Researcher studies interaction of fire and grazing
The impact of Sam Fuhlendorf's research is spreading like wildfire.
Kruger National Park in South Africa, the Charles M. Russell National Wildlife Refuge in Montana, the Wichita Mountains National Refuge in Oklahoma and the Muskwa-Kechika Management Area in British Colombia are some of the largest remnant grasslands and landscapes in the world. All of these, and many more, have used Fuhlendorf's research to develop management plans.
"My work with pyric-herbivory, the ecological interaction of fire and grazing that is critical to patterns of biodiversity, has led to collaborations with scientists and managers to develop management plans across these unique national and international landscapes," said Fuhlendorf, Sarkeys professor of natural resource ecology and management at Oklahoma State University.
The pyric-herbivory research is a critical element of the management of all these landscapes.
"Additionally, the applied version, known as patch burning or patch burn grazing, is used extensively on private and public lands throughout the world," he said.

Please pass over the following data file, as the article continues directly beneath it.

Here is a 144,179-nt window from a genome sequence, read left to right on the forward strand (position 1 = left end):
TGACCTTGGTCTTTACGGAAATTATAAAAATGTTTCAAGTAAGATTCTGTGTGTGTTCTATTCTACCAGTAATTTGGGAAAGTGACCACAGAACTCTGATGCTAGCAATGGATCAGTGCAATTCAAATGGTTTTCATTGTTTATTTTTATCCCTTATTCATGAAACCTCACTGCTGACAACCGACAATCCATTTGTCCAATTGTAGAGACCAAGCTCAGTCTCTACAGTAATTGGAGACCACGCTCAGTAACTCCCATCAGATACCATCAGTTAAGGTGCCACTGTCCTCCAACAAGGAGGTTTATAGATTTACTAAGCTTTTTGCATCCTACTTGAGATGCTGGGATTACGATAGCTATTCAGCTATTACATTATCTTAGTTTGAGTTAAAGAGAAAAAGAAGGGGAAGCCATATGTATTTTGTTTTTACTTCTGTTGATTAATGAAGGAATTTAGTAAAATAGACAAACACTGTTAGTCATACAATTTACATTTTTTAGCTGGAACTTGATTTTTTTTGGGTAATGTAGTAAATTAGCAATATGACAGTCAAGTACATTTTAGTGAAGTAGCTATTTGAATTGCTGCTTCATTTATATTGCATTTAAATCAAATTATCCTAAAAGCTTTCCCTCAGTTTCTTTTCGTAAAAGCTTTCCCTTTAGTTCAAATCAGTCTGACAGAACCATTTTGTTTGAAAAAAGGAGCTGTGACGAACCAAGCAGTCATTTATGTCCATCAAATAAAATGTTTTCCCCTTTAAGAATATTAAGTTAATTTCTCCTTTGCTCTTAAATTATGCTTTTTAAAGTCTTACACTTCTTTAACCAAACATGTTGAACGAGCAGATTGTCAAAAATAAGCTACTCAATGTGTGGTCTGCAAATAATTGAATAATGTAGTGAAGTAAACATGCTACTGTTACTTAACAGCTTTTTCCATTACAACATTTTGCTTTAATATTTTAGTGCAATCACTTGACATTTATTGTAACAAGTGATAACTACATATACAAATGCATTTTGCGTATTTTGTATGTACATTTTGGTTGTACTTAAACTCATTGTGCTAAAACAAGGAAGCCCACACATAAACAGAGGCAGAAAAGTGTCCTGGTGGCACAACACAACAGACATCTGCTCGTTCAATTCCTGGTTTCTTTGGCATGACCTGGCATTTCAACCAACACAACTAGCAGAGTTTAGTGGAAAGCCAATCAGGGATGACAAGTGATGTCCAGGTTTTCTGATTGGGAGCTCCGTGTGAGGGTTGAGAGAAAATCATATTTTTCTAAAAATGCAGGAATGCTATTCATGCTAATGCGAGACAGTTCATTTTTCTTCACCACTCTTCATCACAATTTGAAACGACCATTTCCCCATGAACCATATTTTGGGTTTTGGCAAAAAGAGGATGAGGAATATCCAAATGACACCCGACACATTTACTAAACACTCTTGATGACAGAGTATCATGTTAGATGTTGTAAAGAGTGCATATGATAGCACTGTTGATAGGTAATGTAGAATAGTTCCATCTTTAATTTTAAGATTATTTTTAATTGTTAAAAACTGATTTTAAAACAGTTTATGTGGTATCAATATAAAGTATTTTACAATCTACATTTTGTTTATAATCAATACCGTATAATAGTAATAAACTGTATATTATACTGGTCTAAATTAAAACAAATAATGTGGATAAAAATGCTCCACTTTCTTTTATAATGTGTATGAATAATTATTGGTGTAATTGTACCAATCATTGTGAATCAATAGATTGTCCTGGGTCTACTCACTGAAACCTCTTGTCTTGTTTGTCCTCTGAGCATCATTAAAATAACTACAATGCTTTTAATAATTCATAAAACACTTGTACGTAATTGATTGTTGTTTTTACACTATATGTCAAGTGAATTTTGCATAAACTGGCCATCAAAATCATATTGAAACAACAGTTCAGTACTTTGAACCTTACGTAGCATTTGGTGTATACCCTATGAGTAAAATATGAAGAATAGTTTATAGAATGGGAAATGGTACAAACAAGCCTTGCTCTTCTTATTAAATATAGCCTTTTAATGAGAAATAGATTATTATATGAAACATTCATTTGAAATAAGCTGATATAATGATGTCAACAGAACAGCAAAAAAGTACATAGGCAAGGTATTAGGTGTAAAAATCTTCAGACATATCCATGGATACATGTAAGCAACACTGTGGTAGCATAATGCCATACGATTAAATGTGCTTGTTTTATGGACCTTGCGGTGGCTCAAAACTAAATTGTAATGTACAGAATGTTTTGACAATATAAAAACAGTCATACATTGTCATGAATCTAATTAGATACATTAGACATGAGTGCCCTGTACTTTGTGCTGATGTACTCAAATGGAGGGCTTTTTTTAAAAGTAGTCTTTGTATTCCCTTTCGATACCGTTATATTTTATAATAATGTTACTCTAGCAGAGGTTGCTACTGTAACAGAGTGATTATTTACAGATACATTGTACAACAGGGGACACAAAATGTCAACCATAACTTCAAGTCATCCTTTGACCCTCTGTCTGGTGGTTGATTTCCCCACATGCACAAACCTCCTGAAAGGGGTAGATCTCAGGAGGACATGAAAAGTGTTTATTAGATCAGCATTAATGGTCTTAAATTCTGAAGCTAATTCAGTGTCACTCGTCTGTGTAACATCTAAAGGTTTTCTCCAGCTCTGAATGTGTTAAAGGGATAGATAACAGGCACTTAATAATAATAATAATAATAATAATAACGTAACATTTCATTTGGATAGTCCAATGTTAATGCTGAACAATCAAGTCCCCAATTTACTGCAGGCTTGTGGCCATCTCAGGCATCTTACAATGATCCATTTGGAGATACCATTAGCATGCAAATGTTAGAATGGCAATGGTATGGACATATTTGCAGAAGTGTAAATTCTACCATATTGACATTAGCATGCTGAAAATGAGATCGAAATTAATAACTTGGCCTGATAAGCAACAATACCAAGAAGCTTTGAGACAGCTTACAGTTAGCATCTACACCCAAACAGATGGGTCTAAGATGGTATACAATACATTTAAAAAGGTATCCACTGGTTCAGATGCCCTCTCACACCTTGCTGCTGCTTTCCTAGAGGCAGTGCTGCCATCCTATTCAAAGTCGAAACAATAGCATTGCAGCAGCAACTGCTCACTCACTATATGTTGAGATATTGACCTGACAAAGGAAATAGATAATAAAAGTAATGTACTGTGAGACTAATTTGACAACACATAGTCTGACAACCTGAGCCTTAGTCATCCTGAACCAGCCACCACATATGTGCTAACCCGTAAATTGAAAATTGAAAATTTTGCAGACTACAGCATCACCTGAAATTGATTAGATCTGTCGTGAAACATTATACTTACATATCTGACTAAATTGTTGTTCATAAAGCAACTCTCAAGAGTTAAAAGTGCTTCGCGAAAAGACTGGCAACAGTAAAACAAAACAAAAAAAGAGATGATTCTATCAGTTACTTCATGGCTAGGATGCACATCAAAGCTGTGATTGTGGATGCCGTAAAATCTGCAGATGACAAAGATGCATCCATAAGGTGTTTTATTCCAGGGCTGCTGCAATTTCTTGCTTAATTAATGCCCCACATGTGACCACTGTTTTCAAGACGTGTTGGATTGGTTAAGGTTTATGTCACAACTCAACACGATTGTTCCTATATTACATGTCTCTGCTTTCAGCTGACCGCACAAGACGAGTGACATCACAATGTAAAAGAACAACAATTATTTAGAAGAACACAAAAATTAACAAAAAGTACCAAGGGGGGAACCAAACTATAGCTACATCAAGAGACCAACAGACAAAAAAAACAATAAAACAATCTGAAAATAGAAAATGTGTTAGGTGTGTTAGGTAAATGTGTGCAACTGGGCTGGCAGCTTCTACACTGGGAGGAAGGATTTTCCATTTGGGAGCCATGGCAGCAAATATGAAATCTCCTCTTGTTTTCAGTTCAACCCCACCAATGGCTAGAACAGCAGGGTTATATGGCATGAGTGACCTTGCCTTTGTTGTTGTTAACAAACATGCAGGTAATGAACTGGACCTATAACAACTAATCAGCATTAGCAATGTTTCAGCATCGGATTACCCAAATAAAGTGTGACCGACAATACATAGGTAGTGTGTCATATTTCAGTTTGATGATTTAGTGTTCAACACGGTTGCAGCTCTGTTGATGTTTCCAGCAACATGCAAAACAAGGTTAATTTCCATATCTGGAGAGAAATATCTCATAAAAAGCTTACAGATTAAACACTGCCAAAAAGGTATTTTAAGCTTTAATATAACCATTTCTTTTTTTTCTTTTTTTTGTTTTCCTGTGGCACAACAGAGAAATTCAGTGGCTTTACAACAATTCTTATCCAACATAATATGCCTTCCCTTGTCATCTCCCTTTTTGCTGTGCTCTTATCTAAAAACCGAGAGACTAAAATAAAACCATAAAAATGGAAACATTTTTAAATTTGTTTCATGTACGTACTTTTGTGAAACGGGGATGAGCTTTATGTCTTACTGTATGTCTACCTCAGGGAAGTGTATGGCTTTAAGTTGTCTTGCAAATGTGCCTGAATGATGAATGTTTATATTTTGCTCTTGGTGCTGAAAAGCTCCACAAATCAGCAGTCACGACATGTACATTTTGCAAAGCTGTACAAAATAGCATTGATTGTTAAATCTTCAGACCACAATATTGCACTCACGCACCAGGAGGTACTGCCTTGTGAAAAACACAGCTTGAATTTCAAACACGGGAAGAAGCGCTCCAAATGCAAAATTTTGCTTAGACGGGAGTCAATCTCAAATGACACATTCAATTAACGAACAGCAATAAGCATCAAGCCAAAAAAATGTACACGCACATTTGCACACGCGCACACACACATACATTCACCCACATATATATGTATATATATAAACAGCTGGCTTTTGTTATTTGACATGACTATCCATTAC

Using this research, a patch burn working group was developed in eight states, leading to the development of new options for cost-share programs through the Environmental Quality Incentives Program managed by the U.S. Department of Agriculture-Natural Resource Conservation Service.
"Over a five-year period EQIP supported 117,625 contracts on more than 51.5 million acres and obligated nearly $1.08 billion to help landowners advance stewardship on working agricultural lands and patch burning is being applied through this program throughout the United States," he said.
His work recently earned him the Regents Distinguished Research Award, which recognizes research excellence at OSU. Recipients are selected based on evidence of outstanding and meritorious achievements, a distinguished record of past and continuing excellence in research, and national and international recognition.